When you visit your doctor for your annual mammogram, your physician may mention breast density. Density refers to the ratio of glandular tissue to fatty tissue. Women with more glandular tissue than fatty tissue may face an increased risk for breast cancer.
On mammograms, glandular tissue shows up as white streaks and pockets, whereas fatty tissue shows up as darker areas. Tumors also show up as white areas within the breast. In patients with dense and very dense breasts, glandular tissue can mask the presence of tumors. Density also correlates with a slightly elevated risk for cancer. Understanding breast density will help you understand your personal risk factors and plan preventive screenings accordingly.
If more than half of the tissues in your breast are glandular, you have dense breasts. A trained radiologist will examine a woman’s mammogram results and use a Breast Imaging Reporting and Data System (BI-RADS) to determine density. Unfortunately, you cannot simply look at your breasts or feel them to determine if you have a certain level of density.
Breasts fall into one of four categories of density. Those with mostly fatty tissues have the least dense breasts, while those with mostly glandular tissue have the densest breasts. If your doctor has not mentioned breast density, that’s okay. If you have a low breast density, a doctor or radiologist may never mention your density status.
Similarly, if your doctor has mentioned breast density, don’t feel alarmed. In the state of Tennessee, a physician must inform a patient of her breast density status if she has dense or very dense breasts. Dense breasts are extremely common and do not always lead to cancer. Breast density is just another factor to consider in your preventive health care strategy.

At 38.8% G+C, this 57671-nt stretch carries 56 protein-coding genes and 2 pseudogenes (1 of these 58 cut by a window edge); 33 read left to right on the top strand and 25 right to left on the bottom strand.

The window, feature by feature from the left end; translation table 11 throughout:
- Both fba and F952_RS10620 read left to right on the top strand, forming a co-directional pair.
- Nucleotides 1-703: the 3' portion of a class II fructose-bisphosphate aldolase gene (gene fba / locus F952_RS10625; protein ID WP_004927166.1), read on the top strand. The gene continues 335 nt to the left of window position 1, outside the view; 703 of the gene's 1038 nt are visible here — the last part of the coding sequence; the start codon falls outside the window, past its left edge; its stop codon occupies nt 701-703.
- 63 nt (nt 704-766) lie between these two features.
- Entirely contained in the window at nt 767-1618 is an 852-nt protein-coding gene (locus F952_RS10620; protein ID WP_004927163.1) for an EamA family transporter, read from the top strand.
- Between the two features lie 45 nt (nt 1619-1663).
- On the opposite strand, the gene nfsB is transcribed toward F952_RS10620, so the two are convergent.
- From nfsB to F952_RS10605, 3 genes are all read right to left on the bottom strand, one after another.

Researchers are still looking into the connection between cancer risks and breast density. For now, awareness is key. Those with dense breasts may want to conduct self-exams more frequently and work closely with a physician to detect the early stages of breast cancer. Breast density does not eliminate the need for annual mammograms. The tests continue to play an important role in cancer detection for women with all levels of breast density.
Nobody knows your body better than you. If you feel a change in your breasts that your annual mammogram didn’t detect, your doctor can order additional tests to supplement your annual mammograms and put your mind at ease. An MRI or ultrasound may provide more details about breast health and help you detect cancer early.
For more information about breast density and your health, contact Women’s Medical Associates of Nashville.